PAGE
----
Skip to main content
Researchers from Indiana University School of Medicine have discovered a molecular “clamping” mechanism within a male-specific protein-DNA complex whose mutation causes sex reversal.

IU researchers discover “Humpty-Dumpty” water-based mechanism of human sex reversal at edge of developmental ambiguity

Michael Weiss, MD, PhD, MBA

Michael Weiss, MD, PhD, MBA

INDIANAPOLIS—Researchers from Indiana University School of Medicine have discovered a molecular “clamping” mechanism within a male-specific protein-DNA complex whose mutation causes sex reversal: children with XY chromosomes but female bodies, a condition called Swyer Syndrome. The clamp exploits a water molecule bridging the male factor (designated SRY) and DNA control sites at the tenuous beginnings of male development (panel A in figure below).

The study focuses on the subtle substitution of a conserved aromatic residue in SRY (tyrosine) by a closely related aromatic residue (phenylalanine). The clinical mutation, shared by a fertile XY father and his sterile XY daughter, positions the embryonic male switch at the borderline of genetic function. The two aromatic rings are seemingly interchangeable in the structure of the protein, but differ in their ability to anchor a bridging water molecule in the protein-DNA complex.

“Loss of a single atom in SRY, an oxygen atom in a critical tyrosine, impairs the robustness of male development,” said Michael Weiss, MD, PhD, chair of the Department of Biochemistry and Molecular Biology. “Normally, the father has XY chromosomes and the daughter has XX chromosomes but in some families, the daughters can have XY chromosomes because there is a mutation in SRY. Sex chromosomes can degenerate over evolutionary time scales, leading to new upstream switches being recruited as male-determining pathways grow backwards. Such initial steps can be tenuous in biochemical terms.”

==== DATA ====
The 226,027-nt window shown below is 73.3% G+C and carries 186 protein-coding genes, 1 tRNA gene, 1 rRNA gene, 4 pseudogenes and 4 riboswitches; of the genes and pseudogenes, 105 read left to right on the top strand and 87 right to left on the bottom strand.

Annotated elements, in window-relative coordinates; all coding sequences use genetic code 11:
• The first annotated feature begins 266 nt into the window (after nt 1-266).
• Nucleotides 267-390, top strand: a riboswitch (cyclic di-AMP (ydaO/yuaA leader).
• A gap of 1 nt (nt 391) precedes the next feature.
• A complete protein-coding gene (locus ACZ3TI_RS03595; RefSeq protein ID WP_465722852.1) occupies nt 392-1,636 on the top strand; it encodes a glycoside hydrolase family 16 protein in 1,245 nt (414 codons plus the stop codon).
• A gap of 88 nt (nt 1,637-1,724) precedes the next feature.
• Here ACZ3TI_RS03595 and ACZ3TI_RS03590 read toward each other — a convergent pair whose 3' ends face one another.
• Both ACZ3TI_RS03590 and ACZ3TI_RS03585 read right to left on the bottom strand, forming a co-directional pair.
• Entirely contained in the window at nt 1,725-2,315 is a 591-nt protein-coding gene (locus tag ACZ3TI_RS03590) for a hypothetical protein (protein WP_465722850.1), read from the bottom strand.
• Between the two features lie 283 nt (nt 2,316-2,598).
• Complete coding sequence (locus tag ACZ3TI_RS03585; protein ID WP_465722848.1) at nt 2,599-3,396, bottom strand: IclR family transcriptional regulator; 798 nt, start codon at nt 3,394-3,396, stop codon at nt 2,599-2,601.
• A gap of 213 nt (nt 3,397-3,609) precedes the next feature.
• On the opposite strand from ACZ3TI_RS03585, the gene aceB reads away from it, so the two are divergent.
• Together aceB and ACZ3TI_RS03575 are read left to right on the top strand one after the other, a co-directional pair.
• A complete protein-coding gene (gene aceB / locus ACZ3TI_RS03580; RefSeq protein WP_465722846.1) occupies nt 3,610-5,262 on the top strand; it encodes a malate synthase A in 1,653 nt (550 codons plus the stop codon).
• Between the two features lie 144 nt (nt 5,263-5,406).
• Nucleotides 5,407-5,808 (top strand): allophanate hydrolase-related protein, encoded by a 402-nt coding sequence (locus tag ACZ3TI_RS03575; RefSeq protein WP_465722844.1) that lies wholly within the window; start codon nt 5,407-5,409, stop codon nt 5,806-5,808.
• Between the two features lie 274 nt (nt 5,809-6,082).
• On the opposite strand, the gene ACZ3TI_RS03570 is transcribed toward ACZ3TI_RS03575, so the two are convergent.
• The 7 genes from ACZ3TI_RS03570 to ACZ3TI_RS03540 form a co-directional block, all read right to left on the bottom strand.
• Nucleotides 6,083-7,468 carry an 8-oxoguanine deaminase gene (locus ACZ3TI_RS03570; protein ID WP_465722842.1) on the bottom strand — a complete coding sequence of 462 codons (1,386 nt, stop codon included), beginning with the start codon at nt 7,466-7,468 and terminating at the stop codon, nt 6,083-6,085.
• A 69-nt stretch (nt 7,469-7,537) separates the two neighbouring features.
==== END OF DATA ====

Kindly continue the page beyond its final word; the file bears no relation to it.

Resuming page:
In the study, researchers focused on position 72 in the DNA-binding domain of SRY, which was not previously considered of special interest. However, the researchers discovered that tyrosine at this position enables operation of a water-mediated kinetic clamp (panel B in figure), extending the lifetime of the protein-DNA complex. This mechanism is conserved in all mammalian SRY factors and is broadly observed in a related family of switch factors in multicellular (and some unicellular) animals. The latter family, designated “SOX” (SRY-related HMG box) is fundamental to patterning and development in metazoans.

Researchers published two recent papers about their work in Frontiers in Endocrinology. The first describes their findings related to focusing on box 72, and the second describes how the water-mediated clamp mechanism works. Weiss said they call it a “humpty-dumpty” model because of accelerated disassembly of the male-determining protein-DNA complex in the absence of the water-mediated clamp (panel C in figure).

“Humpty-Dumpty” model of kinetic regulation of human SRY